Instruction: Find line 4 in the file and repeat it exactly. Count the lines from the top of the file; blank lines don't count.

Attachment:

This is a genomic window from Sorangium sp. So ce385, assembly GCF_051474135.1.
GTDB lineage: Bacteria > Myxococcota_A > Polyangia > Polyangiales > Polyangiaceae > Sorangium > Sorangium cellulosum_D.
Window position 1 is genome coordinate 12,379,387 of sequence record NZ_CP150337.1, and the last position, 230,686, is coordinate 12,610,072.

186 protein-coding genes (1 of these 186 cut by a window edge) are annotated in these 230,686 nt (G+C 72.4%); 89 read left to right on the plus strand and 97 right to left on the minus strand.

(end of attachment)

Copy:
186 protein-coding genes (1 of these 186 cut by a window edge) are annotated in these 230,686 nt (G+C 72.4%); 89 read left to right on the plus strand and 97 right to left on the minus strand.